Armaan Malik: People don’t bother about the language of the song anymore
Singer Armaan Malik has been singing in different languages since the age of nine, and he is glad to see the rise of regional music in recent times. He says social media has played a pivotal role in creating this success story of the regional music industry.
“I have been singing in different languages for the longest time now. A lot of the songs are now becoming successful and picking up, (and that is how) people are really getting to know my versatility and range as a singer,” says Malik, who proudly declares that he has gained the “ability to switch between languages with ease”.
Apart from Hindi, Malik is known for singing in Bengali, Telugu, Marathi, Tamil, Gujarati, Malayalam and Kannada, with songs such as Butta Bomma, Guche Gulabi, Yaare Yaare, Hey Manasendukila and Maamazhai Vaanam being the recent examples.
How does he get the sounds and rhythms right despite the language barrier? “I don’t need to know the language, that’s the beauty about music. If you can hear it and feel it, you can reproduce it. And that’s how I tend to function. I have been doing it for quite a few years now, and have got a lot of practice after recording in different languages. So, now, I’m very comfortable singing in any of the Indian languages,” says the singer, son of music composer Daboo Malik and nephew of Anu Malik.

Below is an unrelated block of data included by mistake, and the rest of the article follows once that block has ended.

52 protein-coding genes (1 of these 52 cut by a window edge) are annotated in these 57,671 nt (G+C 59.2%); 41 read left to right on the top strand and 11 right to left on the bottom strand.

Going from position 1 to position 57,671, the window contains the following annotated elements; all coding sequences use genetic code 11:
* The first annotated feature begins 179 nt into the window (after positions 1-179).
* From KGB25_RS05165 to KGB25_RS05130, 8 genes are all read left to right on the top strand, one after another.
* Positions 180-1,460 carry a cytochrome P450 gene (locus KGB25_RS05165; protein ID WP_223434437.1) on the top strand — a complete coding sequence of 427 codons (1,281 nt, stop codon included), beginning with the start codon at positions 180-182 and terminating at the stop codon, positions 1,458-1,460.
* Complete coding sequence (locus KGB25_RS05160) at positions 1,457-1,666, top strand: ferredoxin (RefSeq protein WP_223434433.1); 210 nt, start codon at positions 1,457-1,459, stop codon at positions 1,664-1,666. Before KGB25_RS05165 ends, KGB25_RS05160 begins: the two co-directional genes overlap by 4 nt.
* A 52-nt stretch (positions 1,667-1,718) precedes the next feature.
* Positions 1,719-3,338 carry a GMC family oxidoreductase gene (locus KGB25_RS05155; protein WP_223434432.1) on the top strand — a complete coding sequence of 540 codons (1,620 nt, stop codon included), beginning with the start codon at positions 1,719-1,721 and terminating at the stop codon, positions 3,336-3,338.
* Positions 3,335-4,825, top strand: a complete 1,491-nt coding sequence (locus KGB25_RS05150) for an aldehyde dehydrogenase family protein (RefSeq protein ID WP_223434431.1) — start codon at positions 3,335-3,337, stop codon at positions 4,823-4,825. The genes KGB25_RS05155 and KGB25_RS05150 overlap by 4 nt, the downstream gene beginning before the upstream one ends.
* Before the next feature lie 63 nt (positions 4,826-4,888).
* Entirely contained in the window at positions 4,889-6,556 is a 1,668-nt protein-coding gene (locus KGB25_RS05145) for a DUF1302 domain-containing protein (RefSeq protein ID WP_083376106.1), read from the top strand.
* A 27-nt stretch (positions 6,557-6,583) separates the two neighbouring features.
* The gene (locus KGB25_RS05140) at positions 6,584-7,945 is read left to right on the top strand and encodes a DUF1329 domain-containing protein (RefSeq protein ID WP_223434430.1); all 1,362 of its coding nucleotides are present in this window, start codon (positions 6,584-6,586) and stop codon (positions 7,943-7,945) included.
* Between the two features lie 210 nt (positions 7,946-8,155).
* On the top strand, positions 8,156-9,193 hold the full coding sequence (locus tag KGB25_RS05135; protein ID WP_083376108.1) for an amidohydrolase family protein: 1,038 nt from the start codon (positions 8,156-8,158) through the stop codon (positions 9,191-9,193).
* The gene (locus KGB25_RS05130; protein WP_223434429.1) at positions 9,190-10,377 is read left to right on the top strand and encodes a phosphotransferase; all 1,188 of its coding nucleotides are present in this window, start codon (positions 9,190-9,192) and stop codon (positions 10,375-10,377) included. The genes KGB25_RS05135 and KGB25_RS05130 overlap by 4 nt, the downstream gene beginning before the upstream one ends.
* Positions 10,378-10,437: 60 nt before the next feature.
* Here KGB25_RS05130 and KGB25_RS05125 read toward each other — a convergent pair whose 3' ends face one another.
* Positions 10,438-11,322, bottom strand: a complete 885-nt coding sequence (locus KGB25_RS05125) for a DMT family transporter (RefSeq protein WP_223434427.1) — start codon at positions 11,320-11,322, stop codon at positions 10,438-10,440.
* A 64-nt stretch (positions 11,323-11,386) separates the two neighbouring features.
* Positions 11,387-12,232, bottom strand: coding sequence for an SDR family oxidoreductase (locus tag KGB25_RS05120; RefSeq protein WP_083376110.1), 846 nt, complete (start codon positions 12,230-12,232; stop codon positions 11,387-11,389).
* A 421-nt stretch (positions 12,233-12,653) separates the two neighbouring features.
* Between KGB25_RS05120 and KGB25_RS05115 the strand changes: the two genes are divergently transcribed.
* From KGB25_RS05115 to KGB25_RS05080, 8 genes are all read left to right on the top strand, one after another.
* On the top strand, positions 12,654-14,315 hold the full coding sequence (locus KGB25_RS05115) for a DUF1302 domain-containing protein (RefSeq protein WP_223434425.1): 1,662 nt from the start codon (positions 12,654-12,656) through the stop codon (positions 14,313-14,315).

When it comes to the growing popularity of regional music, Malik credits social media for putting it out there.
“There are so many different social media platforms that help promote music. Over the last two-three years, regional music, especially Tamil and Telugu, have done exceptionally well,” he says, adding that the success of Baahubali franchise also played a key role in the shift.
“That is when a lot of people started looking at the South Indian industry with even more eagerness,” shares Malik, whose mother is Telugu.
He also understands the magnitude of the regional industry, and confesses, “When I work in that industry, I feel there’s so much variety when it comes to music and films. In fact, many Hindi films in recent times have been recreated versions of South Indian scripts”.
According to Malik, the regional is growing exponentially. “Now, people don’t bother about the language of the song. If the song is groovy, you can enjoy it. It happened with Kolaveri Di and Butta Bomma. Music has no language, and that has been proved by the wide popularity of regional music, which is kind of blowing up right now,” he signs off.